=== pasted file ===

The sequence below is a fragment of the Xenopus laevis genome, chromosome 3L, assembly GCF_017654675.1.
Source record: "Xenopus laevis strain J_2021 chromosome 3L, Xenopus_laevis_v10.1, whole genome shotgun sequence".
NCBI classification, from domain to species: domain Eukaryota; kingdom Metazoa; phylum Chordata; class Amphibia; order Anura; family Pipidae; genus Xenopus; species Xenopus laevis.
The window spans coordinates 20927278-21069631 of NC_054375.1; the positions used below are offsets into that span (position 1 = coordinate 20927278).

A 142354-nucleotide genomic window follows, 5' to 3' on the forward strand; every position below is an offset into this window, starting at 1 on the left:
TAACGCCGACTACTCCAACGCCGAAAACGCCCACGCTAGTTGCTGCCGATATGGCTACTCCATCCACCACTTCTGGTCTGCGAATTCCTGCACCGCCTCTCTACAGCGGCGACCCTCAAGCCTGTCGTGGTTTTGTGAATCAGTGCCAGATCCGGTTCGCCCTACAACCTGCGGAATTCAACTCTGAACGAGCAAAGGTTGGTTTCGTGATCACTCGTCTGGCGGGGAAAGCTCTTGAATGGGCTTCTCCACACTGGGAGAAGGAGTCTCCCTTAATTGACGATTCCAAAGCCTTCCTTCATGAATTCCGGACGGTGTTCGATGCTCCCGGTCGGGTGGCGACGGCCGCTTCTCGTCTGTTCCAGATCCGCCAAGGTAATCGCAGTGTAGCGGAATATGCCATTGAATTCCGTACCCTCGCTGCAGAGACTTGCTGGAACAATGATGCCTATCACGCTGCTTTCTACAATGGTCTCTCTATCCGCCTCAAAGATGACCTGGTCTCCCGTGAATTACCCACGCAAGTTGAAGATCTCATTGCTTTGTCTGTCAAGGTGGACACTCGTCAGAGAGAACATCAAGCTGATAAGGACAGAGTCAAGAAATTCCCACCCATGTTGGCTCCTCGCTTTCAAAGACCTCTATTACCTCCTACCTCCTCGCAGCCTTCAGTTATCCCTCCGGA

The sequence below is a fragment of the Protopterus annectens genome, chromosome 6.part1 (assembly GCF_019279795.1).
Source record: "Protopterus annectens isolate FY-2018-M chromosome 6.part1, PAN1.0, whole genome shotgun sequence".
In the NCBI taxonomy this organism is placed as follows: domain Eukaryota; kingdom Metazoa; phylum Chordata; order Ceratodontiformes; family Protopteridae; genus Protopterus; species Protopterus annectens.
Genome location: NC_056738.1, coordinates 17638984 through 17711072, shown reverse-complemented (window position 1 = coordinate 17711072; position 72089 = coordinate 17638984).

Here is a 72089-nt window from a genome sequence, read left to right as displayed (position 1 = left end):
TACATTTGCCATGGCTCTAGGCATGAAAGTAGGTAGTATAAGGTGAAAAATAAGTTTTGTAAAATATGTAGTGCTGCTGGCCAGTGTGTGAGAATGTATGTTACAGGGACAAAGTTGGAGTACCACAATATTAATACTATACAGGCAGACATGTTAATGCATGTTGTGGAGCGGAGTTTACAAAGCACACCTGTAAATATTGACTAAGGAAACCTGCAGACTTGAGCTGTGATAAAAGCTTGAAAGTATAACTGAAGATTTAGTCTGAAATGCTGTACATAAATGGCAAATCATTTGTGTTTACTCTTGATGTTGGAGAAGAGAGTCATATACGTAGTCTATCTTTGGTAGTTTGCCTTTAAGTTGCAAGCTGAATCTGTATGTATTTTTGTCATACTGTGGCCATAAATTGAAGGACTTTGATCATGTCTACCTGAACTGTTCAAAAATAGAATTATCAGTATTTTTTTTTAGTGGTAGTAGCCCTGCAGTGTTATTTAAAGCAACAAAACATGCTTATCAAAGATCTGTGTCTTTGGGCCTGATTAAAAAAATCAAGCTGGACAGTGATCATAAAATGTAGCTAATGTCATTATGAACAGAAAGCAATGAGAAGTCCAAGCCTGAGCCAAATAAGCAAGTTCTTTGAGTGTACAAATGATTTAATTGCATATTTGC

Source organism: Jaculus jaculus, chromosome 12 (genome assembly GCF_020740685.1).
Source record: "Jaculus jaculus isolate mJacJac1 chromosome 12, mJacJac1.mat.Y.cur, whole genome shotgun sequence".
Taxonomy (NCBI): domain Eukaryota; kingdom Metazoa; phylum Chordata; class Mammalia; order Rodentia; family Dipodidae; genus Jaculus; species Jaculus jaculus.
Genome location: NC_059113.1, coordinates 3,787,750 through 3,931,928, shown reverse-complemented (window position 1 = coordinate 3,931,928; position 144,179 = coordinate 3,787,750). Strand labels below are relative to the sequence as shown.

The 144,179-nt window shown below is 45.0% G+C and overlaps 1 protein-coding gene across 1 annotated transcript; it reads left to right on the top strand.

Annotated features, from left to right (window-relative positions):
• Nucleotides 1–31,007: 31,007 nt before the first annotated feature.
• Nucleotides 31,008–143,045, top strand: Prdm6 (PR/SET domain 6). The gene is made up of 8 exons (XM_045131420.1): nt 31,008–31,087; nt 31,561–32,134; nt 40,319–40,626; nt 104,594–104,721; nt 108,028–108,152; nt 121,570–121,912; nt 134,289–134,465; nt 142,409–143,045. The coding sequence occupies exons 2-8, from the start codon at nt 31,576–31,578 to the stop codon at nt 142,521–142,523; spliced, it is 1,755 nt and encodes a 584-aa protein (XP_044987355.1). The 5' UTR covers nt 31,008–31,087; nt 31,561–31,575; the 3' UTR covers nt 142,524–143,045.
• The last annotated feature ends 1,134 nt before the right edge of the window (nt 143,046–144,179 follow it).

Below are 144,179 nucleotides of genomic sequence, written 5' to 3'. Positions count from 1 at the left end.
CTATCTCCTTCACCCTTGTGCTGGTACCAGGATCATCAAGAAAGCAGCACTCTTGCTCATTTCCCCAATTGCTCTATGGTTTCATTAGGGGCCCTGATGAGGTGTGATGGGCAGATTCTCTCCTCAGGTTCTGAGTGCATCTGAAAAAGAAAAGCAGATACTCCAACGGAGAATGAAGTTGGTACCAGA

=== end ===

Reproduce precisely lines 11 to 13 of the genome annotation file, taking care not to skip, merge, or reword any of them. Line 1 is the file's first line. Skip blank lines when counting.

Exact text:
Here is a 72089-nt window from a genome sequence, read left to right as displayed (position 1 = left end):
TACATTTGCCATGGCTCTAGGCATGAAAGTAGGTAGTATAAGGTGAAAAATAAGTTTTGTAAAATATGTAGTGCTGCTGGCCAGTGTGTGAGAATGTATGTTACAGGGACAAAGTTGGAGTACCACAATATTAATACTATACAGGCAGACATGTTAATGCATGTTGTGGAGCGGAGTTTACAAAGCACACCTGTAAATATTGACTAAGGAAACCTGCAGACTTGAGCTGTGATAAAAGCTTGAAAGTATAACTGAAGATTTAGTCTGAAATGCTGTACATAAATGGCAAATCATTTGTGTTTACTCTTGATGTTGGAGAAGAGAGTCATATACGTAGTCTATCTTTGGTAGTTTGCCTTTAAGTTGCAAGCTGAATCTGTATGTATTTTTGTCATACTGTGGCCATAAATTGAAGGACTTTGATCATGTCTACCTGAACTGTTCAAAAATAGAATTATCAGTATTTTTTTTTAGTGGTAGTAGCCCTGCAGTGTTATTTAAAGCAACAAAACATGCTTATCAAAGATCTGTGTCTTTGGGCCTGATTAAAAAAATCAAGCTGGACAGTGATCATAAAATGTAGCTAATGTCATTATGAACAGAAAGCAATGAGAAGTCCAAGCCTGAGCCAAATAAGCAAGTTCTTTGAGTGTACAAATGATTTAATTGCATATTTGC

Source organism: Jaculus jaculus, chromosome 12 (genome assembly GCF_020740685.1).